Utility Knife vs Box Cutter: Differences, Uses, and Types

You’ve most likely seen the terms “utility knife” and “box knife” used interchangeably, almost as if they’re the same tool. While they share many similarities, there are also some subtle differences in their design and usage. And of course that begs the question, what’s the difference between utility knives and box cutters?

The main difference between a utility knife and a box cutter is what they are used for and what they can cut. The utility knife is more of a multi-purpose tool with the ability to cut everything from wood to food. The box cutter is mainly used for cutting boxes, tape, plastic strips and more.

It takes more than a few simple sentences to really tell the difference between these two valuable tools. In this article, you’ll learn what each is used for, what they can cut, and some safety tips to avoid injury.

What can utility knives cut?

A utility knife has many uses. Utility knives allow you to cut various objects such as cords and rope. You can also do other tasks like reshaping wood, cleaning fish scales, scraping hides, and more. This blade is longer than a paring knife but narrower than a chef’s knife.

Interestingly, you can also use a utility knife to cut fruit, tender cuts of meat, and sandwiches. Think of a utility knife as one of the best utility knives on the market.

What are utility knives used for?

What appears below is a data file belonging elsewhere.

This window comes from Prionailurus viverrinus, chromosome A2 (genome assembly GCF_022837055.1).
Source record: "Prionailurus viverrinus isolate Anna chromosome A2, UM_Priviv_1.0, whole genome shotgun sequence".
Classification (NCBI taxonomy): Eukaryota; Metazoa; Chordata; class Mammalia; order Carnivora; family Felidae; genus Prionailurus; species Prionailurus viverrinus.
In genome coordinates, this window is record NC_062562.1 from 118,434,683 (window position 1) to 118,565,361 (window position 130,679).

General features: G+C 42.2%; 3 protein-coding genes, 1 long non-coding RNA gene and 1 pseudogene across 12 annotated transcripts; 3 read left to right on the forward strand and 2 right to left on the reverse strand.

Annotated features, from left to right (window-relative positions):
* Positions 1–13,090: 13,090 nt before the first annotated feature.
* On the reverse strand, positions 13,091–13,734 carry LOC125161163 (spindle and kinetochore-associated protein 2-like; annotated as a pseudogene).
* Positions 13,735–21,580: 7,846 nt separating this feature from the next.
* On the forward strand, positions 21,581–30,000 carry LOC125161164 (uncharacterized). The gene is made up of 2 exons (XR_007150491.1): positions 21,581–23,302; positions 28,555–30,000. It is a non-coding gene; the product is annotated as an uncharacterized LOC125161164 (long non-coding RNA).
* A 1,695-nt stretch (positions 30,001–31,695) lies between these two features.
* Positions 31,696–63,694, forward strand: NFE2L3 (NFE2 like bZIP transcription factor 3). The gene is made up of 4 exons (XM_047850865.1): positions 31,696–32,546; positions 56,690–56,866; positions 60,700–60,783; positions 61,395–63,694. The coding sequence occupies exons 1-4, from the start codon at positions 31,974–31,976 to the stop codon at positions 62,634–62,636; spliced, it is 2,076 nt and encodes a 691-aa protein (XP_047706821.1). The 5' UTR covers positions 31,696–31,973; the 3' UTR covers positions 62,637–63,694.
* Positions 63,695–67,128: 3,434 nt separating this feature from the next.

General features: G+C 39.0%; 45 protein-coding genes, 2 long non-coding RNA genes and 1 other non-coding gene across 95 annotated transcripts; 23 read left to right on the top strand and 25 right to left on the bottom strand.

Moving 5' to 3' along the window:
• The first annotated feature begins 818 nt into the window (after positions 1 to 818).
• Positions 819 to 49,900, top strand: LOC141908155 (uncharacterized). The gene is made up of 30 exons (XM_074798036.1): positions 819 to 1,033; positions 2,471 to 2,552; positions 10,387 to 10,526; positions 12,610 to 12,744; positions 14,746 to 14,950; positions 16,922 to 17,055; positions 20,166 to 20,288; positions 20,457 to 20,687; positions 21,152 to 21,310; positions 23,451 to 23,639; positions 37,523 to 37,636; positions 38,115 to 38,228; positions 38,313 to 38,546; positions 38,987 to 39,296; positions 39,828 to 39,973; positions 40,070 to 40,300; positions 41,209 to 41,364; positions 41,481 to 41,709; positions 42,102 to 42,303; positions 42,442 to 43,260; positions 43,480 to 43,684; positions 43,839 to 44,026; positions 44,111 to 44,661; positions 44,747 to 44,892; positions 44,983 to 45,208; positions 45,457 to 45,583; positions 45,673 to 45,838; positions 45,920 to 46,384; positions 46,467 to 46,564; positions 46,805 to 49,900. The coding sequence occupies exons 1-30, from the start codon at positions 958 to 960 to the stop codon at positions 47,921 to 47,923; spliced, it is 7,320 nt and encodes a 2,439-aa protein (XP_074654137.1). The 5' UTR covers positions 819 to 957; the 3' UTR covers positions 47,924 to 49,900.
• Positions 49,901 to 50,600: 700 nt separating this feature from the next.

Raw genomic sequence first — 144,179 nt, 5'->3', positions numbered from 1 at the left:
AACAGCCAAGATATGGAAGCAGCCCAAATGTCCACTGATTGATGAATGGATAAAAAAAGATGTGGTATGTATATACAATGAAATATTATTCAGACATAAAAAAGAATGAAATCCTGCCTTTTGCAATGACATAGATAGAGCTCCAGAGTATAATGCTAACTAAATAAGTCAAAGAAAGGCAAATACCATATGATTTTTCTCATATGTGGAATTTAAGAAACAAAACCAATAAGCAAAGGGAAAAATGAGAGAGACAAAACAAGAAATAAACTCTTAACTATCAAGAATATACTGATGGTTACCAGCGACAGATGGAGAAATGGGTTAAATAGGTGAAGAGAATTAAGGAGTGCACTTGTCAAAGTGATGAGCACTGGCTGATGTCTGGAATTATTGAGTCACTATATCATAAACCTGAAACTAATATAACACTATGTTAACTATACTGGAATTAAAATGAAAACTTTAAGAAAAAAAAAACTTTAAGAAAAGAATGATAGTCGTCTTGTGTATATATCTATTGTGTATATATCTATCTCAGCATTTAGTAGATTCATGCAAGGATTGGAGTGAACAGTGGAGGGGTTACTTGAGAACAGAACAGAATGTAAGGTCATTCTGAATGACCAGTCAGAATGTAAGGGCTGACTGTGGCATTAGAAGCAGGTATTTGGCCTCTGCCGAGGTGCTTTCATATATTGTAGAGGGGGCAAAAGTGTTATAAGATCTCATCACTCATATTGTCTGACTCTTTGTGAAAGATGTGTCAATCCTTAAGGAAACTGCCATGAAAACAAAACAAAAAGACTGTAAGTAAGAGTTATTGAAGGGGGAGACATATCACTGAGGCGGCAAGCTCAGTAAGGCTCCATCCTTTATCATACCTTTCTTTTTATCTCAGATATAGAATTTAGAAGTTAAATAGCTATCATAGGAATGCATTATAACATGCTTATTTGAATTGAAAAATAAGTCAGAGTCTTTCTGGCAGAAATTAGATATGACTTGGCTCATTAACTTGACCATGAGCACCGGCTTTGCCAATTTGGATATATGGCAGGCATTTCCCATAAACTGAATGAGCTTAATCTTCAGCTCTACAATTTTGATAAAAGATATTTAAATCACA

Utility knives are widely used in factories, warehouses, construction projects and other places that require a tool to mark cutting lines. The utility knives are also used for trimming plastic or wooden items, or cutting tape, wire, strapping, cardboard, or other packaging material.

In addition, depending on the type of utility knife, it can also be used in the kitchen to cut various foods. However, make sure you don’t use your food knife to open the packaging and vice versa.

What can box cutters cut?

Box knife blades are razor sharp enough to cut through any box, especially thick cardboard-like apple boxes and moving boxes. For this reason, you will often see warehouse workers with box cutters in warehouses and stores. They make it easier to cut boxes, disassemble and cut through the thick tape without getting stuck.

What are box cutters used for?

A box cutter, often known as a utility knife, is a common tool in today’s workplace. While its main purpose is to cut and open boxes, it can also be used for other tasks such as cutting plastic cords, stripping materials, making precision cuts, etc.

Are box cutters illegal?

Cardboard cutters should not be in the hands of anyone under the age of 18. Although box cutters are not illegal as a whole, they may be regulated in certain states or localities. Therefore, it is important that you check with your local authorities to find out the legalities surrounding box cutters.